WORLDCRUNCH-TO-GO

Synaesthesia is a gift, a special quality that affects perception — a kind of constant intoxication of the senses in which letters and numbers have certain colors, and sounds might have a sweet or salty taste to them,Die Welt's Julia Naue reports. "Emotions can be another trigger, producing sensory experiences that are not only linked to one but multiple senses. A synaesthete might, for example, associate a person's character with a color. Less is known about this particular form of synaesthesia due to the difficulty of reproducing feelings under laboratory conditions."

Read the full article, A Peek Into The Strange And Colorful World Of Synaesthesia.


MY GRAND-PÈRE'S WORLD



BURKINA FASO ELECTS NEW PRESIDENT

With 53.5% of the vote, Roch Marc Christian Kaboré, from the Movement of People for Progress party, has been elected Burkina Faso's new president, the country's electoral commission announced today, according to the daily Sidwaya. Kabore, the second civilian to become Burkina Faso's leader since the country gained independence in 1960, will replace a transitional government set up after longtime leader Blaise Compaoré was toppled in October 2014. Read more from Le Blog.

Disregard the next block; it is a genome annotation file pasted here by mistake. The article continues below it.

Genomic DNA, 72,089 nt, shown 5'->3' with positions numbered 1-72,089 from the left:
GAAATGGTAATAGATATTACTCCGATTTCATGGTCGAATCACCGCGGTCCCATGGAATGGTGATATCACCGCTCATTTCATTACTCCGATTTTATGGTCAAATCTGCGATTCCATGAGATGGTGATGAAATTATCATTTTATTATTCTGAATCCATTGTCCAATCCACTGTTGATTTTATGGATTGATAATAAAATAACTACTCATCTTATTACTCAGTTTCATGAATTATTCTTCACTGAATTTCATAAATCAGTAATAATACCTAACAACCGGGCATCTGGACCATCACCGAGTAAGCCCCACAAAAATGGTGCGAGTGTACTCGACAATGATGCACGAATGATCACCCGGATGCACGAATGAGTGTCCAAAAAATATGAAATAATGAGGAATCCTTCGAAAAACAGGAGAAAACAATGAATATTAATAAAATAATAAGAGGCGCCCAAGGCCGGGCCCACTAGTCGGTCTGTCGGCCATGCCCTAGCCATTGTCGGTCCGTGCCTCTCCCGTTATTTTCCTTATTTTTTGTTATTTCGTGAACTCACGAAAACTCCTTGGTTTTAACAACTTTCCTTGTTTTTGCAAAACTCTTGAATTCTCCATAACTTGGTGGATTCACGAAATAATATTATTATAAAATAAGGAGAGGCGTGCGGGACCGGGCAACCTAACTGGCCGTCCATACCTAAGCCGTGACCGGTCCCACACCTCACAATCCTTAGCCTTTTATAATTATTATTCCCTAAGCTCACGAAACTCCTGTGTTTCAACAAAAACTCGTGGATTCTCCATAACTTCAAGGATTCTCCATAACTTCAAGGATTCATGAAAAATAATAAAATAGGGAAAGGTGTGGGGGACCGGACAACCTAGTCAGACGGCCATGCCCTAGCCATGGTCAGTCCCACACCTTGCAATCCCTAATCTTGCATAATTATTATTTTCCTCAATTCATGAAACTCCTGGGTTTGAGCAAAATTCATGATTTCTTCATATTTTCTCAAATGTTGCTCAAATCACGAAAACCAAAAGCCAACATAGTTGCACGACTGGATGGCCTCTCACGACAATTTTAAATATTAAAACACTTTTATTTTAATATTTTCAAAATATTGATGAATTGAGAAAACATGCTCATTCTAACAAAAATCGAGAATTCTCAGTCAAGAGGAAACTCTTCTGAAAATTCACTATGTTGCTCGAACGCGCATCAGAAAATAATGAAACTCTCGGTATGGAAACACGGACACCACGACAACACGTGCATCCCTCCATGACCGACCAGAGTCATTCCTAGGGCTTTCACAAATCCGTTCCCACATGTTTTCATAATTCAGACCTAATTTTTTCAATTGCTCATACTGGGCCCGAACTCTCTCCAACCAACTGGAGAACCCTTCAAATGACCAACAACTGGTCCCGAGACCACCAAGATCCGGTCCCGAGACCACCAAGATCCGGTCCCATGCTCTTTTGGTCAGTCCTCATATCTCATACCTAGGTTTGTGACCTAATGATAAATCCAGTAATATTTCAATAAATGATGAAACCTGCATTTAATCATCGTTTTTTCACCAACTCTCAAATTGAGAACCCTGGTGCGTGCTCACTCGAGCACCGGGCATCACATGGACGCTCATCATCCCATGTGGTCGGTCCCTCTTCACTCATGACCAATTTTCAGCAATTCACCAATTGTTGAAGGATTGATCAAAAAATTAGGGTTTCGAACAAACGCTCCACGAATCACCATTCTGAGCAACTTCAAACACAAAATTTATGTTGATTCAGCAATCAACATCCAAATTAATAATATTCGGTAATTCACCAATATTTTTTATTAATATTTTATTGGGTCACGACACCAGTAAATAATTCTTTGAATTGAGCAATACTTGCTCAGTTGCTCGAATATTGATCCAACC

ON THIS DAY


Happy 80th, Woody! The film icon and more in today's 57-second shot of history.


LEBANON AND AL NUSRA SWAP PRISONERS

The Lebanese military and the al-Nusra Front, al-Qaeda's branch in Syria, conducted a long-awaited, Qatar-brokered prisoner exchange today outside Lebanon's border town of Arsal, where a group of Lebanese soldiers were kidnapped last year, al Jazeera reports. The al-Nusra Front released 16 Lebanese security officers, in exchange for 13 prisoners, five of whom are women.


BILLBOARD SHAMING

A Brazilian campaign called "Virtual racism, real consequences" is using billboards to publicize racist messages posted on Facebook and Twitter as a way to denounce and shame racists in the multicultural country. Though the authors of the offensive comments aren't being exposed, the billboards are being placed near the homes of the offenders.

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Members of the search and rescue team from Miami search the rubble for missing persons at Fort Myers Beach, after Florida was hit by Hurricane Ian.

Sophia Constantino, Laure Gautherin, Anne-Sophie Goninet

👋 Shlamaloukh!*

Welcome to Tuesday, where North Korea reportedly fires a missile over Japan for the first time in five years, Ukrainian President Zelensky signs a decree vowing to never negotiate with Russia while Putin is in power, and a lottery win raises eyebrows in the Philippines. Meanwhile, Argentine daily Clarin looks at how the translation of a Bible in an indigenous language in Chile has sparked a debate over the links between language, colonialism and cultural imposition.

[*Assyrian, Syria]